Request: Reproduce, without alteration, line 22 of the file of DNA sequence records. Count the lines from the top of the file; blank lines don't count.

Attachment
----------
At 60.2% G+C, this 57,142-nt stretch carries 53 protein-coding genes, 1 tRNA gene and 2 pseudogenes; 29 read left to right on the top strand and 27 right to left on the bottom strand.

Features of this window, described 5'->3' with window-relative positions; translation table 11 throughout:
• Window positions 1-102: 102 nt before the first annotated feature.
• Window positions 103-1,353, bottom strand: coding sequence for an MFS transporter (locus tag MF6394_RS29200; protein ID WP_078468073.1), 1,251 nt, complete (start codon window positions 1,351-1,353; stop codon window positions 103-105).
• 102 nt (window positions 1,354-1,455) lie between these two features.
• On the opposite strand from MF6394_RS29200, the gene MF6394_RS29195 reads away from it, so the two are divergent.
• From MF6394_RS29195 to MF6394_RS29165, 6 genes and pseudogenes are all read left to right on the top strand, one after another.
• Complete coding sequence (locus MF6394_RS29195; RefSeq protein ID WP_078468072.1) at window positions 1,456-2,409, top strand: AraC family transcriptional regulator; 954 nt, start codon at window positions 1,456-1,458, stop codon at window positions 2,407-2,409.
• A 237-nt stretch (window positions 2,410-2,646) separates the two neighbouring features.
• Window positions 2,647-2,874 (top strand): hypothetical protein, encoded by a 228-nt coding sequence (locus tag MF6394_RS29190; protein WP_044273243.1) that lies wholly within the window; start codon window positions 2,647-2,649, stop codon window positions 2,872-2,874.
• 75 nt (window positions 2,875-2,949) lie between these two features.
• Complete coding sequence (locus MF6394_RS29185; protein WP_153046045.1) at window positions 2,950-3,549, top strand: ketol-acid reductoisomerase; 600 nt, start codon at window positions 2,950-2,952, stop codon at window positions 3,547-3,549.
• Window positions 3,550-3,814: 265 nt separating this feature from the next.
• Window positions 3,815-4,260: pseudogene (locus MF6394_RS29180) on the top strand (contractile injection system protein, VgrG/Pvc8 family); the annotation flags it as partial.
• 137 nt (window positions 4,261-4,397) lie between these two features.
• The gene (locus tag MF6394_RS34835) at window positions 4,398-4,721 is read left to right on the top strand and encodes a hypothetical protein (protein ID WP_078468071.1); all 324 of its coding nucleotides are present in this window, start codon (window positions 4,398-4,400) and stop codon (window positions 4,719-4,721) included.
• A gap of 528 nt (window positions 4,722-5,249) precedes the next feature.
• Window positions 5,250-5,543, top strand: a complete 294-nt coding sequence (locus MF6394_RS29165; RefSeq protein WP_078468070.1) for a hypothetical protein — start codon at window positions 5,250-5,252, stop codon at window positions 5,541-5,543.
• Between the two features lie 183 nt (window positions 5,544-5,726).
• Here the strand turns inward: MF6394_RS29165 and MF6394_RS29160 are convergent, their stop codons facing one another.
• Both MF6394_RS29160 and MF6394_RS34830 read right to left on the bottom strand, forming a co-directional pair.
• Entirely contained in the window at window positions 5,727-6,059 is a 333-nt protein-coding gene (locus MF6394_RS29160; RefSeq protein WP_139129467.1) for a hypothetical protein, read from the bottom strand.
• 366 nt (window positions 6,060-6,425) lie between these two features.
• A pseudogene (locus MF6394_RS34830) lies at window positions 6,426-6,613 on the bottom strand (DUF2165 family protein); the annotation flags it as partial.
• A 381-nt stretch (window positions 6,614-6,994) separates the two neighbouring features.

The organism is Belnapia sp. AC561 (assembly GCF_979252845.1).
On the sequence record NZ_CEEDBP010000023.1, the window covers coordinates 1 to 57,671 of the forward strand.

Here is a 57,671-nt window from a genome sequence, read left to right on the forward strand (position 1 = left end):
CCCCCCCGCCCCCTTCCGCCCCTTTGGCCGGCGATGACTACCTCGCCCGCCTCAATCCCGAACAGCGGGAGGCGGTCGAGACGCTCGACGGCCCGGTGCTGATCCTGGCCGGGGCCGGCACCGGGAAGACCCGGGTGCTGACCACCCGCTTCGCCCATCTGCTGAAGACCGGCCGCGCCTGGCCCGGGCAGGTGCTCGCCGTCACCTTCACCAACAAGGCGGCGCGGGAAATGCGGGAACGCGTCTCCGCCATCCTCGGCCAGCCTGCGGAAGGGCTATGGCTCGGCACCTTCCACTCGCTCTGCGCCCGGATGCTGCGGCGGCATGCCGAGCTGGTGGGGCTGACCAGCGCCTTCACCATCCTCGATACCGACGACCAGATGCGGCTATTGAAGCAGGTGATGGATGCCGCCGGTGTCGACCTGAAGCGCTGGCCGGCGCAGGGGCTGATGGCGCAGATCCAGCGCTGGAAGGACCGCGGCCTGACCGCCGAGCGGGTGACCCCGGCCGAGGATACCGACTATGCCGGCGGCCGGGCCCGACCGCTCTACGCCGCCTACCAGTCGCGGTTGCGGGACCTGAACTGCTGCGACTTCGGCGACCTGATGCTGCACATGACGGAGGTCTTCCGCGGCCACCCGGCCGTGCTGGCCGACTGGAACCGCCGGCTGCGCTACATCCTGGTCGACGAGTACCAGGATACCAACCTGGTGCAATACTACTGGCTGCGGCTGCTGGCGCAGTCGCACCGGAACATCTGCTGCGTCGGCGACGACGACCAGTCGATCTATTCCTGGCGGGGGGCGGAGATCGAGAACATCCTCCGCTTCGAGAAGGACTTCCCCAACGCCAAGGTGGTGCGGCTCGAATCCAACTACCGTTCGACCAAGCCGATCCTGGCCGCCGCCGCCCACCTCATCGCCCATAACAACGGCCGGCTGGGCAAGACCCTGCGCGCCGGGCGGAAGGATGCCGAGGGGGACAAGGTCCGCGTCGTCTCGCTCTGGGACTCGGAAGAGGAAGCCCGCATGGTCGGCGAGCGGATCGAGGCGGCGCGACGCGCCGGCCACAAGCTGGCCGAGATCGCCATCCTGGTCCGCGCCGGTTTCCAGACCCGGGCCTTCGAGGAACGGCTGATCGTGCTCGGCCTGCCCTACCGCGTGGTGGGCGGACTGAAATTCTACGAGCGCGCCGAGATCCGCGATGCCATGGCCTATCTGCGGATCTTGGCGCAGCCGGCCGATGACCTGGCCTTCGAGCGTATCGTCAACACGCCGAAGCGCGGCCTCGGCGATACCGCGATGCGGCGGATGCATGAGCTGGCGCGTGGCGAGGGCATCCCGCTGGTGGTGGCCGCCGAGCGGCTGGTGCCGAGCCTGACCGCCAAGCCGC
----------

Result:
• Entirely contained in the window at window positions 5,727-6,059 is a 333-nt protein-coding gene (locus MF6394_RS29160; RefSeq protein WP_139129467.1) for a hypothetical protein, read from the bottom strand.